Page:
Vitamin E has various properties: it is an antioxidant, anti-inflammatory, and antifibrotic agent, and acts against cell proliferation via a mechanism of protein kinase C (PKC) inhibition.17,69–71 A recent study by these authors showed the effectiveness of vitamin E when associated with other substances.72
Ginkgo biloba, through its extract, has mainly been used to treat memory and concentration problems, but various studies have shown it has antioxidant, antifibrotic, and anti-inflammatory properties.76–80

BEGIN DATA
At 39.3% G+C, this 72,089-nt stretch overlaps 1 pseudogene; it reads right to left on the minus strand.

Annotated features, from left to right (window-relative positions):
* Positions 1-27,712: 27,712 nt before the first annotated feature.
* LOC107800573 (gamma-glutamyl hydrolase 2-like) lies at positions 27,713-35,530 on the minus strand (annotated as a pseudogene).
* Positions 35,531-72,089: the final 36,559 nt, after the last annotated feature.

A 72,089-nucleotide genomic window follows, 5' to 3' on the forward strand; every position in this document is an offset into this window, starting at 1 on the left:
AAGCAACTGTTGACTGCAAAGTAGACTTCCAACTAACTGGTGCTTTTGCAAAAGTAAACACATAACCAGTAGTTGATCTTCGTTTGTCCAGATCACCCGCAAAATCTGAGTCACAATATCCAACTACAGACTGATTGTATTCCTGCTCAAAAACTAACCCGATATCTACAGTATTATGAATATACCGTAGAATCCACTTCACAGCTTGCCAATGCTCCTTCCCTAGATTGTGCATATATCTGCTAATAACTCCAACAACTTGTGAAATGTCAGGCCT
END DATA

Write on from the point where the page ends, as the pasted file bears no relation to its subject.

As a topical spray gel, diclofenac has excellent penetration capacity. Studies have identified the presence of high concentrations of diclofenac in the synovial tissue of the knee joint after topical administration of diclofenac sodium 4% spray gel.85 With the proven efficacy of diclofenac in the treatment of large-joint inflammation where the joint-capsule thickness is, on average 1–5 mm thick, and – in particular – in knee-joint inflammation (joint-capsule thickness ~2 mm), it was inferred that topical application of diclofenac in its 4% spray gel formulation could easily allow drug penetration into the corpora cavernosa as the thickness of the tunica albuginea varies from 0.5 to 2 mm.86 Combining a nonsteroidal anti-inflammatory drug (NSAID) with antioxidants means taking a combined – or multimodal – treatment approach. It is possible to clearly infer from the results of our study that the combination of several active substances in PD treatment leads to a proportionally greater therapeutic effect.87 The results show that the higher the number of substances used in treatment, the higher the reduction in pain score, and this is also true for all other study endpoints: the number of patients in whom a reduction in the degree of penile curvature was observed was greater when a higher number of treatment substances was used. The same was true with regard to the recovery of normal penile rigidity, for instance. Table 3 shows that, whereas in general there are no statistically significant differences in results between certain contiguous groups (A vs B, B vs C, and C vs D), an extremely relevant statistically significant difference was observed between groups D and E (p < 0.0001), proving that perilesional PTX injections significantly improve the global effectiveness of treatment. In group E, the mean reduction in penile plaque volume was 50.9%, versus 30.5% in group D, where no perilesional PTX injection was administered. The same occurred with regard to the degree of penile curvature: in group E, after 6 months of treatment, the degree of penile curvature dropped, on average, by 58%, compared to a 30.5% reduction obtained in group D (p < 0.0001), where no perilesional PTX injection was administered. It must be mentioned that total disappearance of penile curvature was observed only in group E, albeit in two patients out of 21.